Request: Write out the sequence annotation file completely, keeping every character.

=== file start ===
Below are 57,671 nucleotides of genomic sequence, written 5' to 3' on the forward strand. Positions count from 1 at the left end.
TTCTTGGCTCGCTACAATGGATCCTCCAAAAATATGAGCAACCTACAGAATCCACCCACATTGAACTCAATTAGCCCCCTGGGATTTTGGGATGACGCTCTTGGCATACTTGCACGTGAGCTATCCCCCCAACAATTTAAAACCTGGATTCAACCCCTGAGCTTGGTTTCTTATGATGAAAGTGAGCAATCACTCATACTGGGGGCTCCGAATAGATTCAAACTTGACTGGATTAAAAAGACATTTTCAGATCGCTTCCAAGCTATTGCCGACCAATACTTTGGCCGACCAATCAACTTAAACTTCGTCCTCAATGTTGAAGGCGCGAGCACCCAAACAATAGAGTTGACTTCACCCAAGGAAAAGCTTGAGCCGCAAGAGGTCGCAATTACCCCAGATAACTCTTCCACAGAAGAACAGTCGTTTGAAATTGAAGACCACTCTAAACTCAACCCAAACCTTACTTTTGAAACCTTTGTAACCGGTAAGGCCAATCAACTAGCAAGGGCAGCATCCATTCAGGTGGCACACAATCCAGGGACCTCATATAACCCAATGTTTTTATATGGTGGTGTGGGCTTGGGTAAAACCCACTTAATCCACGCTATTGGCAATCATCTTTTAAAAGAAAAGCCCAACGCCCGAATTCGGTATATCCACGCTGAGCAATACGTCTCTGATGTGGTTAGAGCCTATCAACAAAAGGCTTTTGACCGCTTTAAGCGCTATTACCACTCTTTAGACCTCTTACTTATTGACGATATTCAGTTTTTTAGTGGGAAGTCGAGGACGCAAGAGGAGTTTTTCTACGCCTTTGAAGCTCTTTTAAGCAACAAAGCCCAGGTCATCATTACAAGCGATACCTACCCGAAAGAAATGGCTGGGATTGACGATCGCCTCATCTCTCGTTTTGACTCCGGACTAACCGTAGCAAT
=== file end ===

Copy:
Below are 57,671 nucleotides of genomic sequence, written 5' to 3' on the forward strand. Positions count from 1 at the left end.
TTCTTGGCTCGCTACAATGGATCCTCCAAAAATATGAGCAACCTACAGAATCCACCCACATTGAACTCAATTAGCCCCCTGGGATTTTGGGATGACGCTCTTGGCATACTTGCACGTGAGCTATCCCCCCAACAATTTAAAACCTGGATTCAACCCCTGAGCTTGGTTTCTTATGATGAAAGTGAGCAATCACTCATACTGGGGGCTCCGAATAGATTCAAACTTGACTGGATTAAAAAGACATTTTCAGATCGCTTCCAAGCTATTGCCGACCAATACTTTGGCCGACCAATCAACTTAAACTTCGTCCTCAATGTTGAAGGCGCGAGCACCCAAACAATAGAGTTGACTTCACCCAAGGAAAAGCTTGAGCCGCAAGAGGTCGCAATTACCCCAGATAACTCTTCCACAGAAGAACAGTCGTTTGAAATTGAAGACCACTCTAAACTCAACCCAAACCTTACTTTTGAAACCTTTGTAACCGGTAAGGCCAATCAACTAGCAAGGGCAGCATCCATTCAGGTGGCACACAATCCAGGGACCTCATATAACCCAATGTTTTTATATGGTGGTGTGGGCTTGGGTAAAACCCACTTAATCCACGCTATTGGCAATCATCTTTTAAAAGAAAAGCCCAACGCCCGAATTCGGTATATCCACGCTGAGCAATACGTCTCTGATGTGGTTAGAGCCTATCAACAAAAGGCTTTTGACCGCTTTAAGCGCTATTACCACTCTTTAGACCTCTTACTTATTGACGATATTCAGTTTTTTAGTGGGAAGTCGAGGACGCAAGAGGAGTTTTTCTACGCCTTTGAAGCTCTTTTAAGCAACAAAGCCCAGGTCATCATTACAAGCGATACCTACCCGAAAGAAATGGCTGGGATTGACGATCGCCTCATCTCTCGTTTTGACTCCGGACTAACCGTAGCAAT